We've had communications with the department, and we've had communications with our local MP. The role of the federal government here, knowing that decision-making process has been turned over to the province to administer, would be to help support that through a partnership not only in working with provincial counterparts, but at the end of the day we feel that the federal role here is one that could help establish the home. Whether a committee and/or the federal Department of Health wants to go back and engage with the province, I can't shed any light on that, on how to improve that, because I don't know that. I know that we've created a model. There's a role for the federal government and there's a role for the provincial government. That's why we're here hoping to encourage our MPs who are sitting on this committee to talk.
I want to back up just for a second. It really brings to light what members need to understand. I have a lot of friends who work in long-term care as staff. Not knowing the first nations, not understanding them, not knowing their traditions or their culture is really a sin. It's somewhat degrading when families of first nations go to visit their elders in homes and the staff say, “Oh my God, here they come again.” You really need to understand that. Picture your own family going into a home. It's inevitable that people, when they get elderly, need services. That's what governments do. That's what we all do collectively; we provide for that. Imagine families coming in from Eskasoni, and the staff says, “Oh my God, here they come again.” That's worrisome.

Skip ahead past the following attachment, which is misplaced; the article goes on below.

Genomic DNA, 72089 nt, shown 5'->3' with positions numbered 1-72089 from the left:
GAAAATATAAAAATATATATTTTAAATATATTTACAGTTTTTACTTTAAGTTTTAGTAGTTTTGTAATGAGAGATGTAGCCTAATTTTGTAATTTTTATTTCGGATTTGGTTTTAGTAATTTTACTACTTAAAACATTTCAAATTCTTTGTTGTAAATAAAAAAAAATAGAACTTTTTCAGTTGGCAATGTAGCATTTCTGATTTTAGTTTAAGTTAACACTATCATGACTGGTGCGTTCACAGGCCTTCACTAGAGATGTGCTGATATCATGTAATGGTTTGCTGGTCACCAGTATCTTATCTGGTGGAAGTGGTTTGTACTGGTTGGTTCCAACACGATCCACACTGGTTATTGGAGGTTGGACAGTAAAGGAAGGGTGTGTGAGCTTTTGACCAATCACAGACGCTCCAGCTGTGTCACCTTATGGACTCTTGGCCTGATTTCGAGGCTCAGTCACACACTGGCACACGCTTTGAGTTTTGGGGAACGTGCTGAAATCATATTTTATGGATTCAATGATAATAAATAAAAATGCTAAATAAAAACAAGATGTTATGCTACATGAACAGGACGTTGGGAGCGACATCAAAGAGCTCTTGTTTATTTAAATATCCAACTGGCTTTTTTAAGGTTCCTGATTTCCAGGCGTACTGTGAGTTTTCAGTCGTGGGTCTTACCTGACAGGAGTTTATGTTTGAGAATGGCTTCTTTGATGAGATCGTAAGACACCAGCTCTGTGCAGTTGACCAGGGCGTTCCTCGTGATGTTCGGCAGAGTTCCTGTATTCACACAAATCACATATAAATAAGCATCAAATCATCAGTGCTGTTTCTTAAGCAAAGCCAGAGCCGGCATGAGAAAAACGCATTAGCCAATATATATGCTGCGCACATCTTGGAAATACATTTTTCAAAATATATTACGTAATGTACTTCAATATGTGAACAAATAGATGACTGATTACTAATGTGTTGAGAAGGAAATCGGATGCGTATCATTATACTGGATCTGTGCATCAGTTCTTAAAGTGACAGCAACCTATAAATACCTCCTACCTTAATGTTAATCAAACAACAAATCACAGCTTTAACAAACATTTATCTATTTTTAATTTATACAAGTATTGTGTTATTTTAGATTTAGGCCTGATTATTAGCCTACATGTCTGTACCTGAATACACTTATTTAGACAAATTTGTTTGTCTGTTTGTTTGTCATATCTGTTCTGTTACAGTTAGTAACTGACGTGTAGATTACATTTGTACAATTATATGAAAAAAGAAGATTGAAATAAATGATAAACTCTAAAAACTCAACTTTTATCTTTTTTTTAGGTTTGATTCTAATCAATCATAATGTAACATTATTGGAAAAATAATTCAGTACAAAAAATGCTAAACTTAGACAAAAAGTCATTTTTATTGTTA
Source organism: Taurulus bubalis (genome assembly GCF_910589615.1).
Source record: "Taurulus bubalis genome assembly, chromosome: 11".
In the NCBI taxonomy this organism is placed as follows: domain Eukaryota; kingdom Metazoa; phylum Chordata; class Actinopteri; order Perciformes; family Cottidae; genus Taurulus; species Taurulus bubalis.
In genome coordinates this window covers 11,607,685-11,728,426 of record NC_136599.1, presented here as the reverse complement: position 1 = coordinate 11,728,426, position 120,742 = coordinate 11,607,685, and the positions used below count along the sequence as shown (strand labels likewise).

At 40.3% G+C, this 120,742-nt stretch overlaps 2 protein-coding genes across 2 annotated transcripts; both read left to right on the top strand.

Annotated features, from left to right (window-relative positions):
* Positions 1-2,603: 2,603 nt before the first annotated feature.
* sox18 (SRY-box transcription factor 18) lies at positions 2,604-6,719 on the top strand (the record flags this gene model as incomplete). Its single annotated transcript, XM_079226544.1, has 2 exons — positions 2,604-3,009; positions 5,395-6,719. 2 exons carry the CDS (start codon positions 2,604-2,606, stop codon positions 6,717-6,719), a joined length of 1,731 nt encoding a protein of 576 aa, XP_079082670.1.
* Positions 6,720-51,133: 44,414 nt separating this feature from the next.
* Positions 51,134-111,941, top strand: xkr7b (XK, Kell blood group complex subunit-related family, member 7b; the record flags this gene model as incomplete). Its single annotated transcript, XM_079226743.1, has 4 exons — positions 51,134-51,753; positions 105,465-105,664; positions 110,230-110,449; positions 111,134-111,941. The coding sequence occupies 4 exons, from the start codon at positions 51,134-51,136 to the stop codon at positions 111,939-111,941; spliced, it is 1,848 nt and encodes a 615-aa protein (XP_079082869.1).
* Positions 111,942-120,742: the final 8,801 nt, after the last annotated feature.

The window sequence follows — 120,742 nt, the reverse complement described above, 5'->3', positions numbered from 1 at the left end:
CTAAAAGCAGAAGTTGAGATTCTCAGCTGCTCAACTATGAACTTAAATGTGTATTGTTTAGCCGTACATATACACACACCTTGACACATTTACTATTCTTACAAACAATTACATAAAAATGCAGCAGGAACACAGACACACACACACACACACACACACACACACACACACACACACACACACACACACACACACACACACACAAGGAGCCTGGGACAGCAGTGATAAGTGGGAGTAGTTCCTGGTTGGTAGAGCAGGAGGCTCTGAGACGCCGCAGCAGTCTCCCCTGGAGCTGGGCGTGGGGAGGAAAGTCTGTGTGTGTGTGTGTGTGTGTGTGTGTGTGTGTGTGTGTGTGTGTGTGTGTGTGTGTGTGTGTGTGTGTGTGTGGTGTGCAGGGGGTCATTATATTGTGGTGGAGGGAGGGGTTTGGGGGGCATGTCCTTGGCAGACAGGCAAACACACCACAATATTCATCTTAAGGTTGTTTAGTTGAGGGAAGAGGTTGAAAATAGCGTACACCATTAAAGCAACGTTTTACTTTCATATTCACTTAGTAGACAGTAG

Thanks to all three of our witnesses.
I'll start by reacknowledging the fact that we are on traditional and unceded Algonquin territory.
It's a real privilege to have you here with us, so meegwetch, Ms. Decontie. Thank you also for being an important leader in the health and social services field in KZ. I know you're on the board of the Wanaki Centre, so your responsibilities are actually really broad—a substance abuse centre and the health and social services centre.
As irony would have it, Pauline Whiteduck once worked with my father before I was even born, so there's a little connection there.
I wanted to bring in Mr. Parsons' comment around the need for capital infrastructure and bring that question to you and ask you to put it in a Kitigan Zibi context. If the federal government were to be asked by Kitigan Zibi to enable capital infrastructure investments to enable greater long-term care, is that something that's in the field of dreams, something that is sought?
I have a sense of the complexity of the relationship between CISSSO, the regional health authority in KZ, and it's complicated for everyone without even introducing the federal government into the equation. I almost want to park that issue of jurisdiction and just go to an area where the federal government might have a more direct play, which is to finance needed infrastructure. What does Kitigan Zibi need and want when it comes to long-term care infrastructure?
[Witness speaks in Anishinaabemowin]
Thank you, everyone, for allowing me the opportunity to come and make a presentation in regard to some of the services that we provide to the elders and seniors in our community, mainly from two perspectives—long term care programming as well as a long-term care home that we operate in our community.
I'll begin there. I am Duke Peltier, the elected chief in my community. I've been in that position now for six years. I just recently got re-elected, and I'm in my fourth consecutive term now. I thank you for the opportunity to make this presentation.